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Jayland Walker protesters file lawsuit against city of Akron claiming unlawful arrests

Jayland Walker demonstrators carry a Black Lives Matter flag as they march down Akron's Main Street.
Kabir Bhatia
Ideastream Public Media
Jayland Walker demonstrators march down Akron's Main Street on July 5, 2022. Several protesters are suing the city, Mayor Dan Horrigan and Akron police officers claiming violation of constitutional rights.

Protesters have filed a lawsuit against the city of Akron, Mayor Dan Horrigan and Akron police officers over mass arrests following last July’s protest of the police killing of Jayland Walker. Plaintiffs include people who weren’t even protesting.

"The response from Akron was frankly striking in how oppressive their response was to these protests," said Sarah Gelsomino, a partner with the law firm that filed the suit.

Cortez Rice, a national activist and plaintiff in the case, said although he thinks the way Akron police acted was shocking, he also expected it.

"It was bananas, but, to be honest, this is what's happening across the country," he said.

Rice said it was clear to him the police had no other intentions.

"They were out there to violate our rights, literally," Rice said.

Fellow national activist and plaintiff Michael Harris, who goes by Activists Pressure, said he'd never experienced brutality like what Akron police officers did.

"I've never encountered being aggressively attacked by the officers like we got attacked that day," Harris said.

He agreed with Rice that the officers did not intend to peacefully disperse the crowd.

"My encounter with them, they were very disrespectful. They wasn't respectful," Harris said. "They wasn't being serving and protecting us. They were being violent and the agitators of it all."

The lawsuit was filed on behalf of 24 plaintiffs and alleges infringement on protesters' rights by Akron police officers between July 3 and 7 of last year.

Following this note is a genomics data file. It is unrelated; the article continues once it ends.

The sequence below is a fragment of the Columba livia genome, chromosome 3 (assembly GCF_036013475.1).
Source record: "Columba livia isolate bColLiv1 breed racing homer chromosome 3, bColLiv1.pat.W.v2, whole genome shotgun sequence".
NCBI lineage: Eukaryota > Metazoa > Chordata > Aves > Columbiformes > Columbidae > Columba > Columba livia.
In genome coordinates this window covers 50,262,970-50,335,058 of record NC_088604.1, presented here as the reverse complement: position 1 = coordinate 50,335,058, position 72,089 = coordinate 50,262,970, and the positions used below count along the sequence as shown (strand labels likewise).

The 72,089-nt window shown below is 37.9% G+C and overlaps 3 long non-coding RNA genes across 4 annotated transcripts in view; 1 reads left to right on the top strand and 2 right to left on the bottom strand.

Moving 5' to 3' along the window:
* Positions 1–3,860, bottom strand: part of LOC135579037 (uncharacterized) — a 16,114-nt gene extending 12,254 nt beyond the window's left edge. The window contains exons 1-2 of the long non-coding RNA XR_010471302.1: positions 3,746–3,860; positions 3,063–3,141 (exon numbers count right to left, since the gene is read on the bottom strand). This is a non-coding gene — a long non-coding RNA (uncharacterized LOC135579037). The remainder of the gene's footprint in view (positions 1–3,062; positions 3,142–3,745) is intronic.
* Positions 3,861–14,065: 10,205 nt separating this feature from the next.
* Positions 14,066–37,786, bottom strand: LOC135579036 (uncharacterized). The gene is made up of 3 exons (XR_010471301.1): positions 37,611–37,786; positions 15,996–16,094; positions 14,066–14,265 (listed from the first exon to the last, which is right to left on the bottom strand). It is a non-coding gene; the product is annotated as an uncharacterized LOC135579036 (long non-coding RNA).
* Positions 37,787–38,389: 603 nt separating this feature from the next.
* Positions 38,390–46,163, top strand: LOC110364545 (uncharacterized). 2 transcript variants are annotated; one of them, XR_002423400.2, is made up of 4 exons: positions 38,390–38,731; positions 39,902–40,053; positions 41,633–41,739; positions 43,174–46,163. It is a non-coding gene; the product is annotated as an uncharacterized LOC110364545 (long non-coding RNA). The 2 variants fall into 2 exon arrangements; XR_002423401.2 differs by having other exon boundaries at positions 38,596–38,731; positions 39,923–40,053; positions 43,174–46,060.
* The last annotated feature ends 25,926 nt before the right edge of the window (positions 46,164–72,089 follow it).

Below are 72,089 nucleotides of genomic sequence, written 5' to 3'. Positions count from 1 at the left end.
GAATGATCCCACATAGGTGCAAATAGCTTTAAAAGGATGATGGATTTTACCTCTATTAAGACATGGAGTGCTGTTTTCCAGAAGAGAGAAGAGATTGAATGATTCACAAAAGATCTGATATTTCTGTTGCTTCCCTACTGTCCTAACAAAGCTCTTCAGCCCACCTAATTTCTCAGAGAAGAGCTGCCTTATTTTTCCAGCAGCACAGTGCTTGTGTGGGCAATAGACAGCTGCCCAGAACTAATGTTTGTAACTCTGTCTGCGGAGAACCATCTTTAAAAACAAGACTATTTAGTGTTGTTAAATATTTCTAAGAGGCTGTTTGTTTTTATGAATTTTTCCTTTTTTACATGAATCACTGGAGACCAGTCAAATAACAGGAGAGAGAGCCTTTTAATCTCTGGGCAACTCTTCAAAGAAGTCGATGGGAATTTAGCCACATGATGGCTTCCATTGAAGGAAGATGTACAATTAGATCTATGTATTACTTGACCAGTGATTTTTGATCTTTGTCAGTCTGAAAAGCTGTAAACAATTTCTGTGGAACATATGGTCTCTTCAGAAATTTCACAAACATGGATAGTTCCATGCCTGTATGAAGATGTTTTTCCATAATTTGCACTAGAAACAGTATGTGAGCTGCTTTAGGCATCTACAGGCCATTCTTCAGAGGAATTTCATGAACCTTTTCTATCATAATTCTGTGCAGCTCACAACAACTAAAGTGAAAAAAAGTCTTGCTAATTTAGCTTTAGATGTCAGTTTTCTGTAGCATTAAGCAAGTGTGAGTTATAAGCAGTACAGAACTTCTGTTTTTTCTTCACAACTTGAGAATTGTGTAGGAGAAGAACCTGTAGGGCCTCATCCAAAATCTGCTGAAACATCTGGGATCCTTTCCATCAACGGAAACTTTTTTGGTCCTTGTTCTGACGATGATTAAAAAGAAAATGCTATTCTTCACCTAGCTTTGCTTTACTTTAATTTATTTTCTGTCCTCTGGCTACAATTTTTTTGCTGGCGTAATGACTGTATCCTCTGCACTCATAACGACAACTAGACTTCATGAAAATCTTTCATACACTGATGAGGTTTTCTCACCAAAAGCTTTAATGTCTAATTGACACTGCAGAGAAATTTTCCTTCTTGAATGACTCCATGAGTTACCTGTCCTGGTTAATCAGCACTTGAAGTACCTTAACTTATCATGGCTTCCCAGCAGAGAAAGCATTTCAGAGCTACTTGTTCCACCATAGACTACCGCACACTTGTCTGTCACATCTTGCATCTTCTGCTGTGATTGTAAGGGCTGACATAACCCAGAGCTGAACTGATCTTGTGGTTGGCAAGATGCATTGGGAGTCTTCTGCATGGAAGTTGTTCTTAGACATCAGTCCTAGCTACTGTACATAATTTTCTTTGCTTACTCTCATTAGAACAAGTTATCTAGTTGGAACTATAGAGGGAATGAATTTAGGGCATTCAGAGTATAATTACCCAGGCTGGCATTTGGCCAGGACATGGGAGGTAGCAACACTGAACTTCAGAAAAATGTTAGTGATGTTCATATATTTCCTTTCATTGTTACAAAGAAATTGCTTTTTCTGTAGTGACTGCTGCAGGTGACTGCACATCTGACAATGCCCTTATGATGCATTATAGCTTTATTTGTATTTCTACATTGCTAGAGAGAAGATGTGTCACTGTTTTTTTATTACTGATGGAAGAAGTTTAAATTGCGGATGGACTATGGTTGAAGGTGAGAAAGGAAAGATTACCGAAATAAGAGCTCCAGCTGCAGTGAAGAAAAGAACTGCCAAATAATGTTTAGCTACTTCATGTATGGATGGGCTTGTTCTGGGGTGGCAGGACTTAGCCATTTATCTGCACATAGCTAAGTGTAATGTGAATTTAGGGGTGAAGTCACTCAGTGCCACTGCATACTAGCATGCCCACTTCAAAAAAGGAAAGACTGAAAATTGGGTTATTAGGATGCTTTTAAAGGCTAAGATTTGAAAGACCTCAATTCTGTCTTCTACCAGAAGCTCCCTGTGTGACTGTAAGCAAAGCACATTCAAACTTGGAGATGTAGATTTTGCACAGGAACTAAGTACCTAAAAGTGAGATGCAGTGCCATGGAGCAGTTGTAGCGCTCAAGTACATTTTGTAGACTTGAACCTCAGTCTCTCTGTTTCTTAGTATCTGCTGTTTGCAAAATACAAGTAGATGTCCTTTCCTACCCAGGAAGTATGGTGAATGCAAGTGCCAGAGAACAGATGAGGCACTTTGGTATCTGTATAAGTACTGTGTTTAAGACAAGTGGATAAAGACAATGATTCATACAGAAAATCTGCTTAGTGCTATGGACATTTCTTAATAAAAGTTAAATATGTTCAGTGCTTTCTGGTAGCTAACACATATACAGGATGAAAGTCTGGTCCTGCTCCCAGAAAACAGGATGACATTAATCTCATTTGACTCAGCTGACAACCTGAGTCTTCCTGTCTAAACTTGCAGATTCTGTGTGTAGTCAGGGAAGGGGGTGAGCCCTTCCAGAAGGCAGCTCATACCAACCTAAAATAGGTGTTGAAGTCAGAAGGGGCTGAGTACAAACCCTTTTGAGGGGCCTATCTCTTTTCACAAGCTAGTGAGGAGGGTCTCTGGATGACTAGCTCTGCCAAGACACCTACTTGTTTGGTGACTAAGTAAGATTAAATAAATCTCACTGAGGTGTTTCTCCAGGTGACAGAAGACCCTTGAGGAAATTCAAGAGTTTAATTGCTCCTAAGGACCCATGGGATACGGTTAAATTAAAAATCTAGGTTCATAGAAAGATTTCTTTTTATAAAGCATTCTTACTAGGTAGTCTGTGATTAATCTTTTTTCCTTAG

"At the core, this is a civil rights lawsuit about false arrest, malicious prosecution and unlawful uses of force against these protesters and also a violation of their First Amendment right," Gelsomino said.

The unlawful use of force pertains to the use of pepper spray and other violence by police officers, Gelsomino said.

"Many of these people were subjected to pepper spray and other kinds of chemical weapons without any legal justification when they didn't present any kind of threat — when there was no legitimate purpose or justification to use them," she said. "some of our plaintiffs were actually beaten by police."

Rice said he was maced by Akron police and witnessed officers brutalize fellow activists Harris and Jacob Blake Sr.

"I get close, and I see Michael Harris getting punched on by an officer," Rice recalled. "Then they slammed Jacob Black Sr. to the ground."

Harris said he was also punched by an Akron police officer. Then he said he spent three days in jail and was not given food or medical attention for 24 hours before being found not guilty of misdemeanor rioting and disorderly conduct.

“It was crazy. My life flashed before my eyes that night," Harris said. "I don’t compare myself as a Rodney King, but I look at it as similar.”

King was beaten by Los Angeles police officers in 1991. The officers’ subsequent acquittal sparked the Los Angeles riots the following year.